Flavin says there are talented scientists with promising commercial ideas in many cities. But especially outside the cities synonymous with biotech, scientists need more than just the capital VCs can offer them. Founders lack the infrastructure and support that would give them the best chance of success. Even though a lot of commercial real estate is sitting empty right now, it can’t easily be transformed for people in white coats. Wet labs designed for experiments require special zoning, HVAC systems, exhaust hoods and electrical power for heavy-duty machines.

So Portal is working closely with real estate developers, including CBRE Group’s Trammell Crow Company, on separate investments that will fund the construction of labs for its portfolio companies that other startups and researchers can share. It already has them up and running in Boston and Chicago and it plans to open labs in Atlanta and Houston this year. Intertwining those VC and real estate investment opportunities has also helped make Portal appealing to some of the most prominent and sophisticated investors.

“It became vital to have the ability to fuse the capital with the lab space, and the know-how, to kind of build these companies,” he said.

The California State Teachers’ Retirement System, the second largest public pension fund with $327 billion in assets, is the lead investor in four $25 million city-specific pools of capital for startups that Portal has raised. The money allocated to Portal’s model is part of a life-sciences real-estate and VC strategy at the pension fund. The pension was attracted to getting exposure to early-stage startups that can also grow into buildings in which it has equity.

“Partnering with Portal has allowed us to quickly and efficiently maximize our real-estate assets through tenant placement, and we believe growth will continue in established and emerging ecosystems driven by academic innovation, venture capitalists, and their startups,” said Chris Preston, a real estate investment associate portfolio manager at CalSTRS.

Other institutional investors include the University of Michigan endowment, the University of Chicago office of investments, and the venture arms of some healthcare companies. Portal has also spoken to the venture groups at Eli Lilly and other pharmaceutical companies.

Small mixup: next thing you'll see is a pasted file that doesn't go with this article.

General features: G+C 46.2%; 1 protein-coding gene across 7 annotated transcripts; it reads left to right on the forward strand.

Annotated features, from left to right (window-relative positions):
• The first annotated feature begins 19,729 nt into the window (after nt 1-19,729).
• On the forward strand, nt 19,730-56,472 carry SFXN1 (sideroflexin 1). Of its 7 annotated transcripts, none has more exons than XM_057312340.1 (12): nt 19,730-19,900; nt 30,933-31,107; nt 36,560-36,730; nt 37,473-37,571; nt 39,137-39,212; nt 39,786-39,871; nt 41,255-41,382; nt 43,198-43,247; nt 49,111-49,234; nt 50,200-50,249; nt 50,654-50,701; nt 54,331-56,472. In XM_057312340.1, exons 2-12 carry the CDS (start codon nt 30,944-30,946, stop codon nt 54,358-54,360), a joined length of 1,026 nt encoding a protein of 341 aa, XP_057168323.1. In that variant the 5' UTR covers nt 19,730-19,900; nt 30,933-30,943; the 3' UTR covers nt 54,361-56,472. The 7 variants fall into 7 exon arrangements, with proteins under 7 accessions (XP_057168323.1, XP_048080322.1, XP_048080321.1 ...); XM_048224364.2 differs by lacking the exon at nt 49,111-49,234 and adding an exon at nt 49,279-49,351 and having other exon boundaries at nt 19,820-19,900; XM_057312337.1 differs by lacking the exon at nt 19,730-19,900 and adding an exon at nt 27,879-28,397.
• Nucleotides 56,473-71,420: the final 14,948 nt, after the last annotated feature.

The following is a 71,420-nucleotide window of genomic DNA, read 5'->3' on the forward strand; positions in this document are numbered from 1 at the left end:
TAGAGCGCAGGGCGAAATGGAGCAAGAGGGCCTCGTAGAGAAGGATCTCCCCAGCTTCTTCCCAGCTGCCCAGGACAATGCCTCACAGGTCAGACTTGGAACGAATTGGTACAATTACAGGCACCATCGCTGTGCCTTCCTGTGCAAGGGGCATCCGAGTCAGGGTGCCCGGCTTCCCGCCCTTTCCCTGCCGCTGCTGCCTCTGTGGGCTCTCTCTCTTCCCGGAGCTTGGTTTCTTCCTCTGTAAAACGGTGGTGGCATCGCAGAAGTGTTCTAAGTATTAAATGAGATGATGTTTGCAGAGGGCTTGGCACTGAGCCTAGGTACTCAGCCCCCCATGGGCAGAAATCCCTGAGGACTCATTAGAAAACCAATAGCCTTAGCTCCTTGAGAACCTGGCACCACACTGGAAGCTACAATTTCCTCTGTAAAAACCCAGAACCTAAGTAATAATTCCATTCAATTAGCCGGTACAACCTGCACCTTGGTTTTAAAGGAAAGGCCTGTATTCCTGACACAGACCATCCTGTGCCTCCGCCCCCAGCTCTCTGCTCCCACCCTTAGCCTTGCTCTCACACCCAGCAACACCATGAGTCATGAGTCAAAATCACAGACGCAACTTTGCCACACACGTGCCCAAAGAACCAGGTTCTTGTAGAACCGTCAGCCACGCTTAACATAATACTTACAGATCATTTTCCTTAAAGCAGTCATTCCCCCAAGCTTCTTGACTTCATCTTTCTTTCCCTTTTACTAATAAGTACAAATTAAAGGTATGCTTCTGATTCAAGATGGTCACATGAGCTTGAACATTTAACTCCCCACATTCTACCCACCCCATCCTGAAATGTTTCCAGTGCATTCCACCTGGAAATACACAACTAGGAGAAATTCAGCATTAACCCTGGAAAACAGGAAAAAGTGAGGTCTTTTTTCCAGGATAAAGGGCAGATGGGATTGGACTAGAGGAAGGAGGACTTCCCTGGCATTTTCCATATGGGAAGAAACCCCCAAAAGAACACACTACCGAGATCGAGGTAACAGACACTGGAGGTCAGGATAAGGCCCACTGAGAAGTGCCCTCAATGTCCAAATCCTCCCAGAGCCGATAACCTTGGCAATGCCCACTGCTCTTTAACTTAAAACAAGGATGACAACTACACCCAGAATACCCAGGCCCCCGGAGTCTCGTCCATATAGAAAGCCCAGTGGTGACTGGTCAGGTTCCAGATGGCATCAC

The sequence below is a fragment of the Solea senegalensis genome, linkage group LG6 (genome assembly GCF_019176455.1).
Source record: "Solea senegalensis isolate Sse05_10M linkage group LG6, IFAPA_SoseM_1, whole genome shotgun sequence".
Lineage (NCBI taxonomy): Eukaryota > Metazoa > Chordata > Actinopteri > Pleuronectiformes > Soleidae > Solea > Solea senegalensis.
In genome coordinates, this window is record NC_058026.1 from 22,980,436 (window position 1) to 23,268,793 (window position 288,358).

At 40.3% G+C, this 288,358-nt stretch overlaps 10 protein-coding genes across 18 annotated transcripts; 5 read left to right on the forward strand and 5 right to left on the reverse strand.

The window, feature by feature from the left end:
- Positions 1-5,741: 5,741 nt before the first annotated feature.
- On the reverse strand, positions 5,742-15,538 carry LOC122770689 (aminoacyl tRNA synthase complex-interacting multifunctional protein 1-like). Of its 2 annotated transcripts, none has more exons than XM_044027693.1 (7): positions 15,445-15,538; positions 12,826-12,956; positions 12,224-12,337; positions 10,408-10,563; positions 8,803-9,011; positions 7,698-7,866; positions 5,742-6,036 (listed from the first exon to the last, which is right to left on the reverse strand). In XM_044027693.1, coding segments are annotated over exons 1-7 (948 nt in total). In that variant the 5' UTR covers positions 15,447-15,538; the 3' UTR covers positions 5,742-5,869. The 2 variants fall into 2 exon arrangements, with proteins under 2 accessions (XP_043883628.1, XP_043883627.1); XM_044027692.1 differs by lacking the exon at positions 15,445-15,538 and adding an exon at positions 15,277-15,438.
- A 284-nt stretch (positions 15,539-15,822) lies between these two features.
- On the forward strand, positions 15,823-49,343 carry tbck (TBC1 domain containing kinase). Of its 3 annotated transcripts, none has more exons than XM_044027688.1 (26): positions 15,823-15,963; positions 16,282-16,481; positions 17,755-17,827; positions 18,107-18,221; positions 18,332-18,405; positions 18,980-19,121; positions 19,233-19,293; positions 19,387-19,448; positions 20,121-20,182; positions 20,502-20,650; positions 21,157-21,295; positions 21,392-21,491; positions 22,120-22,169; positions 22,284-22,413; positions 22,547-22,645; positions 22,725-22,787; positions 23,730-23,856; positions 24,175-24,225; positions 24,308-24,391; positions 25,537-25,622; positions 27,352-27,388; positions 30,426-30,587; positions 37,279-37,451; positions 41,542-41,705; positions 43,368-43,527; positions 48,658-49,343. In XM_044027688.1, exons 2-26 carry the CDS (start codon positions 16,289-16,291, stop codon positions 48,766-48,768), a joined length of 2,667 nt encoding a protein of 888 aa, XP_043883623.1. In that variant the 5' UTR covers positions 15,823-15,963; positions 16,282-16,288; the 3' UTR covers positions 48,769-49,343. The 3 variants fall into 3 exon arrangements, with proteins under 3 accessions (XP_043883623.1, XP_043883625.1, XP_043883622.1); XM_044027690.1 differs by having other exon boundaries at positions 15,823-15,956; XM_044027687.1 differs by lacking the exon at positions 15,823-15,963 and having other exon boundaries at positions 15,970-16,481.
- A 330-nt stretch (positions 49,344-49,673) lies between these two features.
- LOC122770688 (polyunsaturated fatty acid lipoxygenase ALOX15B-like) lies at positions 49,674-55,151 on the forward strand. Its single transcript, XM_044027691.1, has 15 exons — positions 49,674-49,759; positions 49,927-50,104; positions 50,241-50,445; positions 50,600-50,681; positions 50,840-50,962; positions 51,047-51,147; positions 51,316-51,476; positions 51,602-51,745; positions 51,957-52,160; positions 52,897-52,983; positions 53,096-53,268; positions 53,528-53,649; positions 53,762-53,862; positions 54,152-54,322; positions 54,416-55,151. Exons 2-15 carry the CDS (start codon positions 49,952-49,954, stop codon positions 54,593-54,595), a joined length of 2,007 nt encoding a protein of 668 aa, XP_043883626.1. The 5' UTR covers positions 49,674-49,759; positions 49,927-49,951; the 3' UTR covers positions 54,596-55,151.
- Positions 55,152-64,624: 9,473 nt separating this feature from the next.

But family offices have been especially drawn to Portal’s model, Flavin said. They love knowing that they are investing locally and keeping scientists and companies where they came from. In the past many of those researchers and professionals might have left for Boston or the Bay Area — or worse, not pursued what could have been a drug or treatment — and a thriving business — with huge implications.

“Where we have the most participation so far is around what I’ll call these local pride investor family offices that made their money in other industries, but very much want to support biotech in their hometown,” Flavin said.

In Chicago, Joe Mansueto, the founder and executive chairman of Morningstar, is a Portal investor, as well as John Rogers, the founder and co-CEO of Ariel Investments. Walder Ventures, the Chicago-focused, mission-driven investment arm of Joseph and Elizabeth Walder, and the Clark family behind the local construction firm Clayco, have also invested.

“It’s just the next level of promoting Chicago, promoting biotech, medtech, healthtech, all in one place. That definitely helps raise our excitement if it’s in our backyard,” said Evan Wood, a principal at SkyDeck Capital, the investment office of Michael Polsky, the founder and CEO of Invenergy, and his family.

Portal’s “secret sauce” is the real estate play mixed with Flavin and his team that make the model work, Wood said. Skydeck invests in real estate but not usually in buildings with the same scale or commercial purpose.

“The exciting thing for me is to say the experts built out this space. They know what they’re building, how they’re building, and other institutional investors look to invest in medical buildings and biotech hubs,” Wood said. “I don’t think that trend is going to stop anytime soon.”

Source link

LEAVE A REPLY

Please enter your comment!
Please enter your name here